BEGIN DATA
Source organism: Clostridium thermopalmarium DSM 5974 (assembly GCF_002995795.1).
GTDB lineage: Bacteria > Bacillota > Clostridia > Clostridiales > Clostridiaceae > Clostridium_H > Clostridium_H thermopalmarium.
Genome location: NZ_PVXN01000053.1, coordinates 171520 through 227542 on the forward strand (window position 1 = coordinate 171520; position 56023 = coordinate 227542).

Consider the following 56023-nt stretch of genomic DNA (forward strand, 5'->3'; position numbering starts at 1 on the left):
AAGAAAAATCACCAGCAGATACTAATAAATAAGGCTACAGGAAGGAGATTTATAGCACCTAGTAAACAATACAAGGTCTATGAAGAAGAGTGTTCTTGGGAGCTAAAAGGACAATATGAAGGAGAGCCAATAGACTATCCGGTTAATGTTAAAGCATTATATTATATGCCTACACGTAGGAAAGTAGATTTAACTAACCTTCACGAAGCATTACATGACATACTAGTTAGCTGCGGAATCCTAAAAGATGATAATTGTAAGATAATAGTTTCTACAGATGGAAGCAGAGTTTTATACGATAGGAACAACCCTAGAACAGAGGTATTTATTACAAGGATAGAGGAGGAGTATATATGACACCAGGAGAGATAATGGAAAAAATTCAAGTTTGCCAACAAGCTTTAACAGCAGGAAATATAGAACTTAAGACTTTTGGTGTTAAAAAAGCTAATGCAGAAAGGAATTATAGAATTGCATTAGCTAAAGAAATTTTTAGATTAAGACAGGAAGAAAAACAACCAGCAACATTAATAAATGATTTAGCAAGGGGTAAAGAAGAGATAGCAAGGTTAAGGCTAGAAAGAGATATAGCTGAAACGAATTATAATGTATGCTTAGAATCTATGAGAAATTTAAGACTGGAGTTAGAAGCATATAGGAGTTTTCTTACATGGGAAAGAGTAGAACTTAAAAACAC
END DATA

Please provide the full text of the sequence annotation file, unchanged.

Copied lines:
Source organism: Clostridium thermopalmarium DSM 5974 (assembly GCF_002995795.1).
GTDB lineage: Bacteria > Bacillota > Clostridia > Clostridiales > Clostridiaceae > Clostridium_H > Clostridium_H thermopalmarium.
Genome location: NZ_PVXN01000053.1, coordinates 171520 through 227542 on the forward strand (window position 1 = coordinate 171520; position 56023 = coordinate 227542).

Consider the following 56023-nt stretch of genomic DNA (forward strand, 5'->3'; position numbering starts at 1 on the left):
AAGAAAAATCACCAGCAGATACTAATAAATAAGGCTACAGGAAGGAGATTTATAGCACCTAGTAAACAATACAAGGTCTATGAAGAAGAGTGTTCTTGGGAGCTAAAAGGACAATATGAAGGAGAGCCAATAGACTATCCGGTTAATGTTAAAGCATTATATTATATGCCTACACGTAGGAAAGTAGATTTAACTAACCTTCACGAAGCATTACATGACATACTAGTTAGCTGCGGAATCCTAAAAGATGATAATTGTAAGATAATAGTTTCTACAGATGGAAGCAGAGTTTTATACGATAGGAACAACCCTAGAACAGAGGTATTTATTACAAGGATAGAGGAGGAGTATATATGACACCAGGAGAGATAATGGAAAAAATTCAAGTTTGCCAACAAGCTTTAACAGCAGGAAATATAGAACTTAAGACTTTTGGTGTTAAAAAAGCTAATGCAGAAAGGAATTATAGAATTGCATTAGCTAAAGAAATTTTTAGATTAAGACAGGAAGAAAAACAACCAGCAACATTAATAAATGATTTAGCAAGGGGTAAAGAAGAGATAGCAAGGTTAAGGCTAGAAAGAGATATAGCTGAAACGAATTATAATGTATGCTTAGAATCTATGAGAAATTTAAGACTGGAGTTAGAAGCATATAGGAGTTTTCTTACATGGGAAAGAGTAGAACTTAAAAACAC